Higher Energy Efficiency Standards for Refrigerators Proposed by DOE
Proposed Energy Efficiency Standards for Residential Refrigerators and Freezers to Lower Energy Use by 20 - 25 Percent
The Department of Energy has proposed new energy efficiency standards for residential refrigerators, refrigerator-freezers, and freezers. The proposed energy efficiency standards would decrease the energy use of most refrigerator-freezers by 20-25 percent and could save consumers as much as $18.6 billion over thirty years. The new standards are expected to go into effect January 2014.
The Obama Administration has made energy efficiency standards a major priority as a way to save energy and money for American families and businesses. Since January 2009, the Department of Energy has finalized new energy efficiency standards for more than twenty household and commercial products, which will cumulatively save consumers between $250 billion and $300 billion through 2030. As you may recall with the LG non-compliance crack down, DOE has also dramatically ramped up enforcement of appliance standards with nearly 70 different non-compliant products already removed from the market.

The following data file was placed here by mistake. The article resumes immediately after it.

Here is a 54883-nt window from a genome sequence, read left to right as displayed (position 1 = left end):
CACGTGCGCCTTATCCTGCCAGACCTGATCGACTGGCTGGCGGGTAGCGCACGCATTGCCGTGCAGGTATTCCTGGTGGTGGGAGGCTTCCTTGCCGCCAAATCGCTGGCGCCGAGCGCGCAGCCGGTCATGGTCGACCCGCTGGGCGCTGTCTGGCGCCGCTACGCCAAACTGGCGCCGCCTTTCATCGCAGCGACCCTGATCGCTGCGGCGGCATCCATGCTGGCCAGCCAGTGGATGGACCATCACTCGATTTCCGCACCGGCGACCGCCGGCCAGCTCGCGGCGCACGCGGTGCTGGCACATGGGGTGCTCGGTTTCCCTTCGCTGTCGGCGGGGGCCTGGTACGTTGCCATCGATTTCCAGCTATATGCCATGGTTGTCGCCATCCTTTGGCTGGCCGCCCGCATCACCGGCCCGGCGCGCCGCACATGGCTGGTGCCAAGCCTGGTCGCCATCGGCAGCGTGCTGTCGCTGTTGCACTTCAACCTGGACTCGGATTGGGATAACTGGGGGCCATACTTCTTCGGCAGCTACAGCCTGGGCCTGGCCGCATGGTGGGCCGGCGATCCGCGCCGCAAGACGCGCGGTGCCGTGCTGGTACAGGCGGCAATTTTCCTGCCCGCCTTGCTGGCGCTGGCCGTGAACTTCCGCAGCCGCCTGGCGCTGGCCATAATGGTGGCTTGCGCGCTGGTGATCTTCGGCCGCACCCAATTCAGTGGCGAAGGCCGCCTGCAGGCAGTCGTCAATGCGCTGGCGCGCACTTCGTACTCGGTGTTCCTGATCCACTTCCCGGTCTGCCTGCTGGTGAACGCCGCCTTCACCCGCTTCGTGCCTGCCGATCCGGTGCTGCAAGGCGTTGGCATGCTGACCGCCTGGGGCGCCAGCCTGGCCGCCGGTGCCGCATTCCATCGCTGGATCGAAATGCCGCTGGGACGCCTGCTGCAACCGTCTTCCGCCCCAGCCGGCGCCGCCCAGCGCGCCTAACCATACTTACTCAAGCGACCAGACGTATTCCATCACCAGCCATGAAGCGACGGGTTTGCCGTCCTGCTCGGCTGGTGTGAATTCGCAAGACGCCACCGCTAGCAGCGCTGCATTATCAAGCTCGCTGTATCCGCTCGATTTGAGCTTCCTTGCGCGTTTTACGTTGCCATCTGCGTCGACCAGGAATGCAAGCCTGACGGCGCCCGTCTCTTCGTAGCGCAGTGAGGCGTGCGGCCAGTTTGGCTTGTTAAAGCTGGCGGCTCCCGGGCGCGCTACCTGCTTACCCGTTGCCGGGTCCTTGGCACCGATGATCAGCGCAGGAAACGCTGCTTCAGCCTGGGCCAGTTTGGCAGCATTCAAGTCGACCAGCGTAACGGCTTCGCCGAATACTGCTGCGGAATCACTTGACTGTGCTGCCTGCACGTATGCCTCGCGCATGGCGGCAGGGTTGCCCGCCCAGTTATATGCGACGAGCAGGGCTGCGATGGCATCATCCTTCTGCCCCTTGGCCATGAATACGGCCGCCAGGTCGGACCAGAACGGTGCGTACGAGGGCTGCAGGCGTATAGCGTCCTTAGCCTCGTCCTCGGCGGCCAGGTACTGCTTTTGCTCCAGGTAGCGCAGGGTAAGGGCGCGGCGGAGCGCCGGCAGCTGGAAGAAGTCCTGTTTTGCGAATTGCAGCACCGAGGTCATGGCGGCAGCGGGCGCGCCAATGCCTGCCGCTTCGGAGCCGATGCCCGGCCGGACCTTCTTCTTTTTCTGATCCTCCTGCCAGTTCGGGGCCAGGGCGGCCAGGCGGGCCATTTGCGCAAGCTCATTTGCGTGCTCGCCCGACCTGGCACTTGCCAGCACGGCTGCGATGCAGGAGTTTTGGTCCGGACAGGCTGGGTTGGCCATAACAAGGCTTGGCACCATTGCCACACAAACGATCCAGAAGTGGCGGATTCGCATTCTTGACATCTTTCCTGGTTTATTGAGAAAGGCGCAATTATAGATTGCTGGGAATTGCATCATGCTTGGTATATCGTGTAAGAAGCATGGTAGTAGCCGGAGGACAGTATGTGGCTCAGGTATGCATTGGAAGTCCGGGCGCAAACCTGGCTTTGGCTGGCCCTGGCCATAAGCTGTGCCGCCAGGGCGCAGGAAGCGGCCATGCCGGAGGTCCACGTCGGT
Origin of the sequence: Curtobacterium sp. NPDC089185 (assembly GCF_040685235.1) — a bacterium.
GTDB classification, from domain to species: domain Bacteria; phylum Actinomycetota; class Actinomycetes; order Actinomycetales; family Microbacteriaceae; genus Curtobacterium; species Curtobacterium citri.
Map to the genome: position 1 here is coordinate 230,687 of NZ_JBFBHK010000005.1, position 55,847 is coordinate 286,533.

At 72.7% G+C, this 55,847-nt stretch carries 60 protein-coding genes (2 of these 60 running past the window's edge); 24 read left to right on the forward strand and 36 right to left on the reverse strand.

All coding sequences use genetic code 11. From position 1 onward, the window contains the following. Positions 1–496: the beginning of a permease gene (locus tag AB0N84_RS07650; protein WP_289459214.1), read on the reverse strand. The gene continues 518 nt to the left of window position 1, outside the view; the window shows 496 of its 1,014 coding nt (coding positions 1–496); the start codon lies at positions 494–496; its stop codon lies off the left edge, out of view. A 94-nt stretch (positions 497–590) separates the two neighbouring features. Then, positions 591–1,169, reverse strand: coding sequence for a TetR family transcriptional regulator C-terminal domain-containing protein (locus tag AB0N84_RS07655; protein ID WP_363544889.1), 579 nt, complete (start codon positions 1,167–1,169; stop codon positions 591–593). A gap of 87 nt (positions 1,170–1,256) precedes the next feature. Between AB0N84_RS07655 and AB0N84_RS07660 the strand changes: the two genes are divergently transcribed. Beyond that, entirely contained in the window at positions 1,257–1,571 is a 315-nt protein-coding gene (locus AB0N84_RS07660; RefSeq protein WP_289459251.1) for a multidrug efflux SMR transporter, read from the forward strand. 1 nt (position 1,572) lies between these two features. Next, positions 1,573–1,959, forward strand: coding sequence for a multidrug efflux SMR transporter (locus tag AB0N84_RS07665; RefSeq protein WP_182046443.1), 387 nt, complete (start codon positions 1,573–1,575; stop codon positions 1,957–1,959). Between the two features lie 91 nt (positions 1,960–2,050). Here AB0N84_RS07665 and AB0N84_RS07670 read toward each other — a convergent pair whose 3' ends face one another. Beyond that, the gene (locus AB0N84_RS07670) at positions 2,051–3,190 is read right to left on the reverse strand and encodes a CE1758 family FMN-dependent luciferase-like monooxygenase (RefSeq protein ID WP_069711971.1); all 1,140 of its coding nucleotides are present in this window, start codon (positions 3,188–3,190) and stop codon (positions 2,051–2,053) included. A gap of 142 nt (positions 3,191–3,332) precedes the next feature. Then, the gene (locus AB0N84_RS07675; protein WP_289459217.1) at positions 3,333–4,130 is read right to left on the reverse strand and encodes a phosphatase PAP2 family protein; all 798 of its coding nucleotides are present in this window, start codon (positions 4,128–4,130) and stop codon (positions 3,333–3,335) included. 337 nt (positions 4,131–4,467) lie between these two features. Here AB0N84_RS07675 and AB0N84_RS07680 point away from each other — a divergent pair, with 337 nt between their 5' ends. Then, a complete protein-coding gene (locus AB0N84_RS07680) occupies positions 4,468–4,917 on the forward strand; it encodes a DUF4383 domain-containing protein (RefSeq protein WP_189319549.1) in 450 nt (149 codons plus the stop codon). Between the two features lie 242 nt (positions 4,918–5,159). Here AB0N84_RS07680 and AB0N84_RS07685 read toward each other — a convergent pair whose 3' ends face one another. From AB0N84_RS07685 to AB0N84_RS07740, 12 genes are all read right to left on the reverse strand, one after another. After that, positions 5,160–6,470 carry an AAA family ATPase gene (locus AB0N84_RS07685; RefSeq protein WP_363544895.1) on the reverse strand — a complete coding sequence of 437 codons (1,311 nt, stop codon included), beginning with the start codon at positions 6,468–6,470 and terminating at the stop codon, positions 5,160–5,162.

According to the Department's analysis, the proposed energy efficiency standards could save nearly 4.5 quadrillion BTUs over 30 years, equivalent to three times the amount of energy it takes to run refrigerators and freezers in American homes in one year. They would also eliminate the need for up to 4.2 gigawatts of generating capacity by 2043 -equivalent to 8-9 coal-fired power plants nationwide. Further, the proposed energy efficiency standards would reduce cumulative carbon dioxide emissions by 305 million metric tons between 2014 and 2043.